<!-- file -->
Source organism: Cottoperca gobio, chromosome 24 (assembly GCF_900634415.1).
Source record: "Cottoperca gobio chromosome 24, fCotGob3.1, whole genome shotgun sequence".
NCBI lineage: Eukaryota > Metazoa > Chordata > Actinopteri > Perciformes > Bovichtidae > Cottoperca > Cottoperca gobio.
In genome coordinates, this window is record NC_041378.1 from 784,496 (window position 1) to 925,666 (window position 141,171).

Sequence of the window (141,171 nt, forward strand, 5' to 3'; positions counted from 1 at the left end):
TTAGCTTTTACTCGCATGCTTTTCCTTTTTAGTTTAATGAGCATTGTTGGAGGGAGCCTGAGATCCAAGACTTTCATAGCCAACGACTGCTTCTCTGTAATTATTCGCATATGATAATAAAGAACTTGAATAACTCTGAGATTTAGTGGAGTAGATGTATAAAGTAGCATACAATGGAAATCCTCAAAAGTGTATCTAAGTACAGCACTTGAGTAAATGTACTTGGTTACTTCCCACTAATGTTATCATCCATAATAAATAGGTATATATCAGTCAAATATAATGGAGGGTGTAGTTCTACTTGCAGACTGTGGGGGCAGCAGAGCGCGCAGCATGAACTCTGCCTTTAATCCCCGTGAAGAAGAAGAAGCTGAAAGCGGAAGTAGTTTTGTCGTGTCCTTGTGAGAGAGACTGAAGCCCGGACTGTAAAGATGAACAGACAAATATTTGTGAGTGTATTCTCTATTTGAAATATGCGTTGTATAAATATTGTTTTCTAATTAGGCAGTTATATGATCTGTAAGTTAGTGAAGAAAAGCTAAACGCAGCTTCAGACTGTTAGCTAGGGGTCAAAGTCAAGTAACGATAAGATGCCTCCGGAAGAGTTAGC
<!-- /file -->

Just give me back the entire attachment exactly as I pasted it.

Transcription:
Source organism: Cottoperca gobio, chromosome 24 (assembly GCF_900634415.1).
Source record: "Cottoperca gobio chromosome 24, fCotGob3.1, whole genome shotgun sequence".
NCBI lineage: Eukaryota > Metazoa > Chordata > Actinopteri > Perciformes > Bovichtidae > Cottoperca > Cottoperca gobio.
In genome coordinates, this window is record NC_041378.1 from 784,496 (window position 1) to 925,666 (window position 141,171).

Sequence of the window (141,171 nt, forward strand, 5' to 3'; positions counted from 1 at the left end):
TTAGCTTTTACTCGCATGCTTTTCCTTTTTAGTTTAATGAGCATTGTTGGAGGGAGCCTGAGATCCAAGACTTTCATAGCCAACGACTGCTTCTCTGTAATTATTCGCATATGATAATAAAGAACTTGAATAACTCTGAGATTTAGTGGAGTAGATGTATAAAGTAGCATACAATGGAAATCCTCAAAAGTGTATCTAAGTACAGCACTTGAGTAAATGTACTTGGTTACTTCCCACTAATGTTATCATCCATAATAAATAGGTATATATCAGTCAAATATAATGGAGGGTGTAGTTCTACTTGCAGACTGTGGGGGCAGCAGAGCGCGCAGCATGAACTCTGCCTTTAATCCCCGTGAAGAAGAAGAAGCTGAAAGCGGAAGTAGTTTTGTCGTGTCCTTGTGAGAGAGACTGAAGCCCGGACTGTAAAGATGAACAGACAAATATTTGTGAGTGTATTCTCTATTTGAAATATGCGTTGTATAAATATTGTTTTCTAATTAGGCAGTTATATGATCTGTAAGTTAGTGAAGAAAAGCTAAACGCAGCTTCAGACTGTTAGCTAGGGGTCAAAGTCAAGTAACGATAAGATGCCTCCGGAAGAGTTAGC